Serendipity, a word coined by Horace Walpole in 1754, is the occurrence of chance beneficial events, or fortunate happenstance. Serendipity is associated with the surprising discovery of penicillin and other discoveries and it can also be applied to wellness. Wellness is progress toward a desired life, and this presentation will discuss how to cause serendipitous wellness or chance good things to happen. The current understanding of serendipity and the title of this presentation are purposely misleading and incomplete. Serendipity is misleading and incomplete, because the full definition explains how good events, such as discoveries, occur by accident AND sound judgement and perception. The presentation title is misleading, because if serendipity is luck or happenstance, how can it be caused to happen? In a similar way, some believe Malcolm Gladwell’s book “Blink” misled readers by encouraging the reader to trust their gut without first developing the requisite expertise. Of course there is no way to guarantee a desired serendipitous outcome, but evidence suggests the probability of it occurring can be increased just as we can make it more likely someone can become a high performing “Outlier”. In other words, luck plays a role, but serendipity is not entirely reliant on luck. This presentation will explain how to influence what and when the unexpected happens by choosing how we develop ourselves. Serendipity, after all, is the interaction between chance and the prepared, which means serendipitous wellness becomes more likely when we are ready and able for it to happen. While being prepared cannot guarantee serendipitous wellness, without preparation, it is unlikely. This presentation will outline strategies like those used by late Steve Jobs to organize your work environments, develop communication styles, and lead a life to make serendipity more likely. Of course, even if you don’t create serendipitous wellness, these ideas will help you will build a better life.
2. Prevention Can Never Create Wellness: Here is What Does! at 2:30pm 6/16/2015
By definition, prevention is the action of stopping something from happening. Therefore, if prevention works, nothing happens. Although, prevention is important, it cannot create positive health or wellness. Even without a prevention focus, multiple fields create better outcomes that also prevent without focusing on what to avoid. This presentation will review the evidence of these effective positive strategies and provide you with an idea of how to use these ideas in practice.
By definition, prevention is the action of stopping something from happening or arising. Therefore, if prevention works, the anticipatory actions result in complete avoidance of the undesired event; or, simply put, nothing happens. Although, prevention is important for stopping the bad, it cannot create the good – positive health or wellness. While it is morally imperative to stop bad things, such as disease, depression, infirmity etc. from happening, doing so, does not directly result in good things happening. Wellness is a positive outcome, and research has demonstrated in fields such as education, business, and health that by working to create positive outcomes better than previously experienced, a more effective way to create desired outcomes and prevent is used than one that focuses on what to avoid (i.e. prevention). In the field of business, W. Edwards Deming demonstrated that creating the positive of higher quality was not only the most profitable way to conduct business, it was also the most effective way to avoid and prevent waste, problems and costs. Cass Sustein and Richard Thaler demonstrated that public policy that “Nudges” people toward making better choices for themselves and society not only helps them and society function better, it also prevents and avoids many difficulties. In health, Aaron Antonovsky demonstrated that moving toward health with salutogenesis, or the study of the origins of health, not only creates better health or wellness, it also helps prevent or avoid diseases and infirmity. While prevention cannot create wellness, multiple fields have demonstrated that using strategies to develop and create positives better than current experiences is effective, and a byproduct of these positive strategies is prevention. This presentation will review evidence documenting the effectiveness of positive strategies and the outcomes generated that do more than just prevent. You will leave with an idea of how to use these ideas in practice.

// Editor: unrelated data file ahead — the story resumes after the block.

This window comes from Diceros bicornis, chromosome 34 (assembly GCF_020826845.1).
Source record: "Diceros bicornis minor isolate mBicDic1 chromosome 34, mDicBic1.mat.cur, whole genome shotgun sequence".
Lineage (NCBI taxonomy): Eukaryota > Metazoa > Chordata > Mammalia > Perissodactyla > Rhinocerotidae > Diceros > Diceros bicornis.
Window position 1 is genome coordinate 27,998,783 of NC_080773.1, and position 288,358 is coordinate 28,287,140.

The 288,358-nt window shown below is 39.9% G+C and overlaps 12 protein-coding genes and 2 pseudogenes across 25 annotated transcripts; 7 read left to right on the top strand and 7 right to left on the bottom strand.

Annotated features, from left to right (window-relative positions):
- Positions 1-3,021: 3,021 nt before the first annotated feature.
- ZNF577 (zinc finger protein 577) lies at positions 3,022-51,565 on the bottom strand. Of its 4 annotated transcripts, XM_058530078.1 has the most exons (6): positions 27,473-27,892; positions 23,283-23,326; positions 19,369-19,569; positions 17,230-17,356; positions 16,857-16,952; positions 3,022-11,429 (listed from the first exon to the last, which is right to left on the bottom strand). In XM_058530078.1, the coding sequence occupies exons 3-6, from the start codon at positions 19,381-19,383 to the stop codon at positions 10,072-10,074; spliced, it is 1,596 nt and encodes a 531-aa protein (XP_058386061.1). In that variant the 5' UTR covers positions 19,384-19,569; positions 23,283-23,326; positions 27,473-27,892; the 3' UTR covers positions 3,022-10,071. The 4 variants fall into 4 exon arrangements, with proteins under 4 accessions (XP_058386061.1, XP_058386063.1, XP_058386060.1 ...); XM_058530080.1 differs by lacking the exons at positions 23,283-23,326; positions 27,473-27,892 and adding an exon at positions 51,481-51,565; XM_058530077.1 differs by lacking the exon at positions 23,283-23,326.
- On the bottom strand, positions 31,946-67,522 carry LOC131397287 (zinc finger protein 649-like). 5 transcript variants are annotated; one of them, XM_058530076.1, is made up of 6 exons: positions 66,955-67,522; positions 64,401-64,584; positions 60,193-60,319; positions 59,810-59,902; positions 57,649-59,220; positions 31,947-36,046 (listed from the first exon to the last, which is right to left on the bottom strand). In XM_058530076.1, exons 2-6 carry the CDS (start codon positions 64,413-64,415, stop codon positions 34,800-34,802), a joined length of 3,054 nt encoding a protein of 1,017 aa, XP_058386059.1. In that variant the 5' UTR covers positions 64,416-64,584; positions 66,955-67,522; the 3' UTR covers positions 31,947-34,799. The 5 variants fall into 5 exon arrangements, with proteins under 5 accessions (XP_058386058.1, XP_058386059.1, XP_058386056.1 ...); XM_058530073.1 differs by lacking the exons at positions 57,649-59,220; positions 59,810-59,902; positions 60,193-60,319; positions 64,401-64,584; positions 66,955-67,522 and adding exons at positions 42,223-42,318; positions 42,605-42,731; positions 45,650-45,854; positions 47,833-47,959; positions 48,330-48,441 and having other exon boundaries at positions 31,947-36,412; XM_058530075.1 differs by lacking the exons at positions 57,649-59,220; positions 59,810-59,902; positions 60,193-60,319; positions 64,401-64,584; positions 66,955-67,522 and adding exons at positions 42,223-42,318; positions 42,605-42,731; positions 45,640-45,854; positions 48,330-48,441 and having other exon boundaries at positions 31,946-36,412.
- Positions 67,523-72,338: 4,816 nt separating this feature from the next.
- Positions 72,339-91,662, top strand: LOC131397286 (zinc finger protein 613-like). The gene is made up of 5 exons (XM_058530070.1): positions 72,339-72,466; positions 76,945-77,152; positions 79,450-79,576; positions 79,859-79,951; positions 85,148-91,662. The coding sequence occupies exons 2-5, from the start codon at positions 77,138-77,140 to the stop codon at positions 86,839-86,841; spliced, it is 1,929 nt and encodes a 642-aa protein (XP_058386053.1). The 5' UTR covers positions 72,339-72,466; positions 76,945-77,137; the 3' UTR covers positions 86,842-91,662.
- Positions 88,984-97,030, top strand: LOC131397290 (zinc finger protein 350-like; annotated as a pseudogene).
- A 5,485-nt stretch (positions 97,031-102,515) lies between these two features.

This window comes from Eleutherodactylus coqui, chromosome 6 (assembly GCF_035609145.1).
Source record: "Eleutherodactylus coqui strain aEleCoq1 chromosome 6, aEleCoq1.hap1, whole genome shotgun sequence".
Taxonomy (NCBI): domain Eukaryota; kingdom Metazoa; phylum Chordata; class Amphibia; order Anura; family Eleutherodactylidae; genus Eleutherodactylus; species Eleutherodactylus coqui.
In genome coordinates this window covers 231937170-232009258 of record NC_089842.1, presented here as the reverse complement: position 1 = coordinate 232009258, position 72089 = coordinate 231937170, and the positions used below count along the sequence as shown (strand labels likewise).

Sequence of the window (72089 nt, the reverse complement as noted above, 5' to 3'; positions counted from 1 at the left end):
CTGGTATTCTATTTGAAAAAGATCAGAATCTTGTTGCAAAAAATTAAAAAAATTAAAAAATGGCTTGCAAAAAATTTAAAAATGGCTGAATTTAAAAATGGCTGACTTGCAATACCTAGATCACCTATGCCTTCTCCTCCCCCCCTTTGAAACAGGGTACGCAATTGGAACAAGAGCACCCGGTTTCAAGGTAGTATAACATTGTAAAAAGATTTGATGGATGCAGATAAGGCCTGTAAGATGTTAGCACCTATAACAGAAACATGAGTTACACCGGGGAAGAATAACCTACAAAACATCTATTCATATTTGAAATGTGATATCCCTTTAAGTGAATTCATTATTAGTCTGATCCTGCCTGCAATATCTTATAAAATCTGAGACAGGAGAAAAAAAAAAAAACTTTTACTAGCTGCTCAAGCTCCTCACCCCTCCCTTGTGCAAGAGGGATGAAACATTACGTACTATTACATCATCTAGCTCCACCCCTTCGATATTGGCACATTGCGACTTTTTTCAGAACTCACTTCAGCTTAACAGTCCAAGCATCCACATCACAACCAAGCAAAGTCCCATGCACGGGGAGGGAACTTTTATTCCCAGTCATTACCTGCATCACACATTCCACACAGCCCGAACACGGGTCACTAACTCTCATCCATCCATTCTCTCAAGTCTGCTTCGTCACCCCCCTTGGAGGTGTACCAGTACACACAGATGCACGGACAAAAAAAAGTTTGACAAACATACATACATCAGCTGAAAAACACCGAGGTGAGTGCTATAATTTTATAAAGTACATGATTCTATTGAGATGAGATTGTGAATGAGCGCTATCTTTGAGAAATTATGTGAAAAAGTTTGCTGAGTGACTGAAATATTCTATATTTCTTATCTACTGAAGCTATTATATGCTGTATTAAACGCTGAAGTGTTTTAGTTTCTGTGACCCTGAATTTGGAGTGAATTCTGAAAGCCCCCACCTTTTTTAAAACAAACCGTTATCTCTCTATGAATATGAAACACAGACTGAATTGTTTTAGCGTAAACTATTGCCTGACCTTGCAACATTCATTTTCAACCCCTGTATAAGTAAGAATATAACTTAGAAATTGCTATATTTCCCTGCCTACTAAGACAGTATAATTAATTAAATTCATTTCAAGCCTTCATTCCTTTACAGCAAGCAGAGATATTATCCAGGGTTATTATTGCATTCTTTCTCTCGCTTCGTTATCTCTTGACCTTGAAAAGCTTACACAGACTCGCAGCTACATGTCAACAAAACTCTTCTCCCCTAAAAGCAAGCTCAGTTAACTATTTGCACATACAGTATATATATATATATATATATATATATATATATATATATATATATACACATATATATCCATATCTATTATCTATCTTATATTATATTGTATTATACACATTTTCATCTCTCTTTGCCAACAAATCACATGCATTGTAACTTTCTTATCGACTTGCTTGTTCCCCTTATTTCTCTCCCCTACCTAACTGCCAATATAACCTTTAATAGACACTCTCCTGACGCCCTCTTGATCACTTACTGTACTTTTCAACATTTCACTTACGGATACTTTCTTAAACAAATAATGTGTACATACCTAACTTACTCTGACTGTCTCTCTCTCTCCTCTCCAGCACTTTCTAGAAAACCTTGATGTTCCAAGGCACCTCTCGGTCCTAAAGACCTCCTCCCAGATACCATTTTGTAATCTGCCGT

This presentation by Phil Hansen relates to Barry Schwartz, the Paradox of Choice: Where more is less. The subject relates to how having more choices is not the best option. In this presentation Phil Hansen explains how his forced limitations ignited his creativity. This is a great philosophy for life, we need to see what we have, determine where we want to go and then create a way to make it happen. As always, to make a positive contributions we should think about creating interactions so everyone and everything benefits.